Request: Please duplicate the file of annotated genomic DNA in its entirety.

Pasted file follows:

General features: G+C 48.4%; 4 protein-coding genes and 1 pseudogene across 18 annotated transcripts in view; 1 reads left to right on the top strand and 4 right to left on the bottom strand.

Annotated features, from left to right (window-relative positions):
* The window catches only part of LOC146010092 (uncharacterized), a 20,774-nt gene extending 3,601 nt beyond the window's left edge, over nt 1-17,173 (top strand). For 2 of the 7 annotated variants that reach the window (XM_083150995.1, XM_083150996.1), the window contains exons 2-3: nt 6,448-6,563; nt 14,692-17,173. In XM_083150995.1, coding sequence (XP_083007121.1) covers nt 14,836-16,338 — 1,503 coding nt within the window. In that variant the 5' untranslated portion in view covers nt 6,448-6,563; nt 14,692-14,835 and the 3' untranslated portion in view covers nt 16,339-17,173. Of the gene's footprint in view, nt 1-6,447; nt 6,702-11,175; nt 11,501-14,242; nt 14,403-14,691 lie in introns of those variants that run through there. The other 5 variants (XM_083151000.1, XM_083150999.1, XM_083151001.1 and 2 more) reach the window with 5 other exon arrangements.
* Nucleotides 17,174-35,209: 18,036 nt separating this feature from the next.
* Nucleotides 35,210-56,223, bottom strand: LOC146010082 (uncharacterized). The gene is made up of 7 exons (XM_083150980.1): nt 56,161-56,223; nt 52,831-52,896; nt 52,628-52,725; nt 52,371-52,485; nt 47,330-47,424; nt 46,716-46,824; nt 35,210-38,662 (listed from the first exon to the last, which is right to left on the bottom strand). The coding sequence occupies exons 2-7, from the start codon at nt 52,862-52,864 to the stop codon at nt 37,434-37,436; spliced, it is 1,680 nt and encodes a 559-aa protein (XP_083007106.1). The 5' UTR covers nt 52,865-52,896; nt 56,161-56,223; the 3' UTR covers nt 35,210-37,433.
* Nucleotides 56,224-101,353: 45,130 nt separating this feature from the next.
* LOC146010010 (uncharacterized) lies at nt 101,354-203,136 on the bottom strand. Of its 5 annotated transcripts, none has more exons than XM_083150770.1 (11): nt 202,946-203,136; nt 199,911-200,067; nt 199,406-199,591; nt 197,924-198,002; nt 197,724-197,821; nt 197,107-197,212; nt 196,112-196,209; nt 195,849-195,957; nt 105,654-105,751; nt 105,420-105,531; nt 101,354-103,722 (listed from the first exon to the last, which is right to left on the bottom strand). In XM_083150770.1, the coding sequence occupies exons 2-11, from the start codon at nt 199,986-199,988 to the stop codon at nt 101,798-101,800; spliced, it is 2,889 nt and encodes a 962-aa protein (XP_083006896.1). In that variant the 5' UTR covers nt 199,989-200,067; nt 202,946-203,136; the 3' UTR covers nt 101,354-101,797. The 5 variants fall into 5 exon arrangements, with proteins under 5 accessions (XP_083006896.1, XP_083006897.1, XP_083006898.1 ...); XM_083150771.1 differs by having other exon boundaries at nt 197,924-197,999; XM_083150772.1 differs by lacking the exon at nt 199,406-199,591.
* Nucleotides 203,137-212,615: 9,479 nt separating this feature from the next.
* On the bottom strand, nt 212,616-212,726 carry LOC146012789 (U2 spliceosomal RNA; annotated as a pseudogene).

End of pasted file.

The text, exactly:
General features: G+C 48.4%; 4 protein-coding genes and 1 pseudogene across 18 annotated transcripts in view; 1 reads left to right on the top strand and 4 right to left on the bottom strand.

Annotated features, from left to right (window-relative positions):
* The window catches only part of LOC146010092 (uncharacterized), a 20,774-nt gene extending 3,601 nt beyond the window's left edge, over nt 1-17,173 (top strand). For 2 of the 7 annotated variants that reach the window (XM_083150995.1, XM_083150996.1), the window contains exons 2-3: nt 6,448-6,563; nt 14,692-17,173. In XM_083150995.1, coding sequence (XP_083007121.1) covers nt 14,836-16,338 — 1,503 coding nt within the window. In that variant the 5' untranslated portion in view covers nt 6,448-6,563; nt 14,692-14,835 and the 3' untranslated portion in view covers nt 16,339-17,173. Of the gene's footprint in view, nt 1-6,447; nt 6,702-11,175; nt 11,501-14,242; nt 14,403-14,691 lie in introns of those variants that run through there. The other 5 variants (XM_083151000.1, XM_083150999.1, XM_083151001.1 and 2 more) reach the window with 5 other exon arrangements.
* Nucleotides 17,174-35,209: 18,036 nt separating this feature from the next.
* Nucleotides 35,210-56,223, bottom strand: LOC146010082 (uncharacterized). The gene is made up of 7 exons (XM_083150980.1): nt 56,161-56,223; nt 52,831-52,896; nt 52,628-52,725; nt 52,371-52,485; nt 47,330-47,424; nt 46,716-46,824; nt 35,210-38,662 (listed from the first exon to the last, which is right to left on the bottom strand). The coding sequence occupies exons 2-7, from the start codon at nt 52,862-52,864 to the stop codon at nt 37,434-37,436; spliced, it is 1,680 nt and encodes a 559-aa protein (XP_083007106.1). The 5' UTR covers nt 52,865-52,896; nt 56,161-56,223; the 3' UTR covers nt 35,210-37,433.
* Nucleotides 56,224-101,353: 45,130 nt separating this feature from the next.
* LOC146010010 (uncharacterized) lies at nt 101,354-203,136 on the bottom strand. Of its 5 annotated transcripts, none has more exons than XM_083150770.1 (11): nt 202,946-203,136; nt 199,911-200,067; nt 199,406-199,591; nt 197,924-198,002; nt 197,724-197,821; nt 197,107-197,212; nt 196,112-196,209; nt 195,849-195,957; nt 105,654-105,751; nt 105,420-105,531; nt 101,354-103,722 (listed from the first exon to the last, which is right to left on the bottom strand). In XM_083150770.1, the coding sequence occupies exons 2-11, from the start codon at nt 199,986-199,988 to the stop codon at nt 101,798-101,800; spliced, it is 2,889 nt and encodes a 962-aa protein (XP_083006896.1). In that variant the 5' UTR covers nt 199,989-200,067; nt 202,946-203,136; the 3' UTR covers nt 101,354-101,797. The 5 variants fall into 5 exon arrangements, with proteins under 5 accessions (XP_083006896.1, XP_083006897.1, XP_083006898.1 ...); XM_083150771.1 differs by having other exon boundaries at nt 197,924-197,999; XM_083150772.1 differs by lacking the exon at nt 199,406-199,591.
* Nucleotides 203,137-212,615: 9,479 nt separating this feature from the next.
* On the bottom strand, nt 212,616-212,726 carry LOC146012789 (U2 spliceosomal RNA; annotated as a pseudogene).